Scapa Flow: Service marks day Germans sank their own ships
The fleet was scuttled after being interned near Orkney for seven months following Armistice.
A service has been held in waters near Orkney to mark 100 years since the Germans sunk more than 50 of their own ships.
The German High Seas Fleet was interned for seven months at Scapa Flow following Armistice in November 1918, while negotiations for the Treaty of Versailles were ongoing.
Rear Admiral Ludwig von Reuter was in command of the 74 vessels - viewed as a threat to the UK's dominance at sea - but had not been informed of a last-minute extension to finalise details of the deal.
Admiral von Reuter did not want the assets shared among foreign powers without the German government's consent and was struggling with a mutinous, embarrassed and increasingly bored crew.
With the previous deadline for a treaty passed, he issued an order to scuttle the ships on June 21, 1919.
A total of 52 of the interned vessels sank and a number of his men were injured - nine fatally - in what was to be one of the final acts of the First World War.
The admiral was made a prisoner of war but his act of defiance was celebrated in Germany.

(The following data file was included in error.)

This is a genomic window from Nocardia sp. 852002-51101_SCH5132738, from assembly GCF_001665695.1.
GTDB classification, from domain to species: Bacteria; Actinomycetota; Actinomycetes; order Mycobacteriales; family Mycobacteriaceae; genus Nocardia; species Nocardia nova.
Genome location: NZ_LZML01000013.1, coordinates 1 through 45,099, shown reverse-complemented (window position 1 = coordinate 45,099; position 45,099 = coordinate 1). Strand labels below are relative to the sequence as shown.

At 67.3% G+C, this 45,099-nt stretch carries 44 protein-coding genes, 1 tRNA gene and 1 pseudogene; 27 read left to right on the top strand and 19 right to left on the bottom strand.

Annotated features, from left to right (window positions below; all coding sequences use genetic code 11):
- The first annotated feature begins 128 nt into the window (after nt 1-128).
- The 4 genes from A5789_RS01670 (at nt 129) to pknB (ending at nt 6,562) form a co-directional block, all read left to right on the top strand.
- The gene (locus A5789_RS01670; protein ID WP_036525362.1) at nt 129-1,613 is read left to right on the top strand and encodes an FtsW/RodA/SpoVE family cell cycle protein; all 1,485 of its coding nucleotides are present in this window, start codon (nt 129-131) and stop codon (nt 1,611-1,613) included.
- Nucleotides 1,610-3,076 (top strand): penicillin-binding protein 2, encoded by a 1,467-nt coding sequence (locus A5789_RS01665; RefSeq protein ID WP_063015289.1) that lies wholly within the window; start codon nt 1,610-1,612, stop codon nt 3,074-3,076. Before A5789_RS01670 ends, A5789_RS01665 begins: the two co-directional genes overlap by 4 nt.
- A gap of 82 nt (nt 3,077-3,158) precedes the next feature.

His grandson, Yorck-Ludwig von Reuter, said: "For the professional time of my grandfather's life, this was the hardest time. He made that decision alone.
"It's not only a story of dignity and the honour - Germany had nothing, it was lost - this was a small sunshine for the population in Germany."
The 65-year-old from Bavaria met former Royal Navy commander Charles Fremantle, grandson of Admiral Sir Sydney Fremantle, who oversaw the interned German vessels at Scapa Flow, at the service for the first time.
He added: "After 100 years, to come together, it really is a fine gesture."
The sinking of the German fleet has been described as a strategic victory for the UK as it closed the door on high-tech warships being distributed among rivals.
There was one sea battle between the Royal Navy Grand Fleet and the German High Seas Fleet, at the Battle of Jutland.
The result was inconclusive and viewed as a failure among the public, as the UK entered the war hoping to prove its naval prowess.
Cameron Stewart, researcher at Aberdeen University, said: "There's a sense of irony that Britain entered this war to prove its dominance at sea.
"They were hoping they could prove Britain had a better fleet. They had one chance to do it - at the Battle of Jutland - and didn't.
"This fleet that they wanted to destroy sailed into their own front room and sank themselves."
The scuttling also created the conditions for a major new industry around Orkney - salvaging, with much of the material sold to Germany.
Dignitaries and descendants of those involved with the Scapa Flow scuttling attended a number of services on Friday to mark the centenary of the event.
It involved Royal Navy and German naval officers laying wreaths in the water, including divers going to the wreckage.